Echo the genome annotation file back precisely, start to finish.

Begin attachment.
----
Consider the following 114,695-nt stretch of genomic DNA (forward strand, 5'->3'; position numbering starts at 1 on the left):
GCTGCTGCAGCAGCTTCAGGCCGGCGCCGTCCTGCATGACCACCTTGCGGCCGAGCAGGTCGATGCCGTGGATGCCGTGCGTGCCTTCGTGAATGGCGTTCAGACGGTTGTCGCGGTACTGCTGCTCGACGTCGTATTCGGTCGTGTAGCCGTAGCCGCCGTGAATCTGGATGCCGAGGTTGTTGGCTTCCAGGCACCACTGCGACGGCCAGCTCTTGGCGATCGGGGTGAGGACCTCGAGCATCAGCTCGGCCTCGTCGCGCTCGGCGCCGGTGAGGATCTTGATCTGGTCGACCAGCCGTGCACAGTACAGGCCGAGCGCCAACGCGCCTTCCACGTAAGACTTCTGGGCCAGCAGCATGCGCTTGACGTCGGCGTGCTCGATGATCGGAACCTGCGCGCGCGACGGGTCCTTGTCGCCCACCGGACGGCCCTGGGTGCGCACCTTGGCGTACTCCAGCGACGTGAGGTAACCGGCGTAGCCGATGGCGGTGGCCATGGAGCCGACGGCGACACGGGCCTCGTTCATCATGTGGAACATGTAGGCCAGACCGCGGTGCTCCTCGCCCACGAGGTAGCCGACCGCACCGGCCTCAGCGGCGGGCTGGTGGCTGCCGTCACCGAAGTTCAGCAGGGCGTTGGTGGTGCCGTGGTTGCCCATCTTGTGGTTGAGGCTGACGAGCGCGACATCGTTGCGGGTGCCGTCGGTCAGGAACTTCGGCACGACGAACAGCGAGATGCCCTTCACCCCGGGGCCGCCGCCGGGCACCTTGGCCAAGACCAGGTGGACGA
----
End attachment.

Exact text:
Consider the following 114,695-nt stretch of genomic DNA (forward strand, 5'->3'; position numbering starts at 1 on the left):
GCTGCTGCAGCAGCTTCAGGCCGGCGCCGTCCTGCATGACCACCTTGCGGCCGAGCAGGTCGATGCCGTGGATGCCGTGCGTGCCTTCGTGAATGGCGTTCAGACGGTTGTCGCGGTACTGCTGCTCGACGTCGTATTCGGTCGTGTAGCCGTAGCCGCCGTGAATCTGGATGCCGAGGTTGTTGGCTTCCAGGCACCACTGCGACGGCCAGCTCTTGGCGATCGGGGTGAGGACCTCGAGCATCAGCTCGGCCTCGTCGCGCTCGGCGCCGGTGAGGATCTTGATCTGGTCGACCAGCCGTGCACAGTACAGGCCGAGCGCCAACGCGCCTTCCACGTAAGACTTCTGGGCCAGCAGCATGCGCTTGACGTCGGCGTGCTCGATGATCGGAACCTGCGCGCGCGACGGGTCCTTGTCGCCCACCGGACGGCCCTGGGTGCGCACCTTGGCGTACTCCAGCGACGTGAGGTAACCGGCGTAGCCGATGGCGGTGGCCATGGAGCCGACGGCGACACGGGCCTCGTTCATCATGTGGAACATGTAGGCCAGACCGCGGTGCTCCTCGCCCACGAGGTAGCCGACCGCACCGGCCTCAGCGGCGGGCTGGTGGCTGCCGTCACCGAAGTTCAGCAGGGCGTTGGTGGTGCCGTGGTTGCCCATCTTGTGGTTGAGGCTGACGAGCGCGACATCGTTGCGGGTGCCGTCGGTCAGGAACTTCGGCACGACGAACAGCGAGATGCCCTTCACCCCGGGGCCGCCGCCGGGCACCTTGGCCAAGACCAGGTGGACGA